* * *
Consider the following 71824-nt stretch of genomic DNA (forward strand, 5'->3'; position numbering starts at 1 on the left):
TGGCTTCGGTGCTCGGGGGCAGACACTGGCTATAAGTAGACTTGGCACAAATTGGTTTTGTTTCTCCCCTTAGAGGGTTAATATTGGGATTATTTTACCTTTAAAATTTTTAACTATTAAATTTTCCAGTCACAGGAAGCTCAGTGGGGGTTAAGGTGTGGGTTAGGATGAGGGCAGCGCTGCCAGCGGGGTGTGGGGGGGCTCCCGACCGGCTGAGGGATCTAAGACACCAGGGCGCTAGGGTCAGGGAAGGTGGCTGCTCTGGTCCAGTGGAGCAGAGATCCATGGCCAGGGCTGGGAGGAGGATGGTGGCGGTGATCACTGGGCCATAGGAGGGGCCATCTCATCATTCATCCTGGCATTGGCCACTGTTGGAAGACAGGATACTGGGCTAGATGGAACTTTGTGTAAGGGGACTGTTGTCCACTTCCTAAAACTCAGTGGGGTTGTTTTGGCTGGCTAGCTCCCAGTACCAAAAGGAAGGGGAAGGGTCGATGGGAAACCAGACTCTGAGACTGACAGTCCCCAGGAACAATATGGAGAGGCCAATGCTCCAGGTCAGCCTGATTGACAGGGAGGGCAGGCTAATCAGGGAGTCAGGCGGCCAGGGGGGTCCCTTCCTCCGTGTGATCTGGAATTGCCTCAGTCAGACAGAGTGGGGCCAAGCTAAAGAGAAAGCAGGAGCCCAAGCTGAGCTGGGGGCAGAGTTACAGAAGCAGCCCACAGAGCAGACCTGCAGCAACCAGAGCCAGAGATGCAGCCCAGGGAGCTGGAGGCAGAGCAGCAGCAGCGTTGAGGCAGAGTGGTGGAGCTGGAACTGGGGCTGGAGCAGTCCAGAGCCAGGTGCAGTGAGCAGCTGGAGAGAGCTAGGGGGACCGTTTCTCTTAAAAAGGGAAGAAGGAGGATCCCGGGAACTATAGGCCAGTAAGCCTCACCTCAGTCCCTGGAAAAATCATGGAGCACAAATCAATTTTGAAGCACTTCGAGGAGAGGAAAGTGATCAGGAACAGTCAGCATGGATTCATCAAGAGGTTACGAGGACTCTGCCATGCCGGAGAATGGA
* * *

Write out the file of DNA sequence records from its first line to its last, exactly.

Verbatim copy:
Consider the following 71824-nt stretch of genomic DNA (forward strand, 5'->3'; position numbering starts at 1 on the left):
TGGCTTCGGTGCTCGGGGGCAGACACTGGCTATAAGTAGACTTGGCACAAATTGGTTTTGTTTCTCCCCTTAGAGGGTTAATATTGGGATTATTTTACCTTTAAAATTTTTAACTATTAAATTTTCCAGTCACAGGAAGCTCAGTGGGGGTTAAGGTGTGGGTTAGGATGAGGGCAGCGCTGCCAGCGGGGTGTGGGGGGGCTCCCGACCGGCTGAGGGATCTAAGACACCAGGGCGCTAGGGTCAGGGAAGGTGGCTGCTCTGGTCCAGTGGAGCAGAGATCCATGGCCAGGGCTGGGAGGAGGATGGTGGCGGTGATCACTGGGCCATAGGAGGGGCCATCTCATCATTCATCCTGGCATTGGCCACTGTTGGAAGACAGGATACTGGGCTAGATGGAACTTTGTGTAAGGGGACTGTTGTCCACTTCCTAAAACTCAGTGGGGTTGTTTTGGCTGGCTAGCTCCCAGTACCAAAAGGAAGGGGAAGGGTCGATGGGAAACCAGACTCTGAGACTGACAGTCCCCAGGAACAATATGGAGAGGCCAATGCTCCAGGTCAGCCTGATTGACAGGGAGGGCAGGCTAATCAGGGAGTCAGGCGGCCAGGGGGGTCCCTTCCTCCGTGTGATCTGGAATTGCCTCAGTCAGACAGAGTGGGGCCAAGCTAAAGAGAAAGCAGGAGCCCAAGCTGAGCTGGGGGCAGAGTTACAGAAGCAGCCCACAGAGCAGACCTGCAGCAACCAGAGCCAGAGATGCAGCCCAGGGAGCTGGAGGCAGAGCAGCAGCAGCGTTGAGGCAGAGTGGTGGAGCTGGAACTGGGGCTGGAGCAGTCCAGAGCCAGGTGCAGTGAGCAGCTGGAGAGAGCTAGGGGGACCGTTTCTCTTAAAAAGGGAAGAAGGAGGATCCCGGGAACTATAGGCCAGTAAGCCTCACCTCAGTCCCTGGAAAAATCATGGAGCACAAATCAATTTTGAAGCACTTCGAGGAGAGGAAAGTGATCAGGAACAGTCAGCATGGATTCATCAAGAGGTTACGAGGACTCTGCCATGCCGGAGAATGGA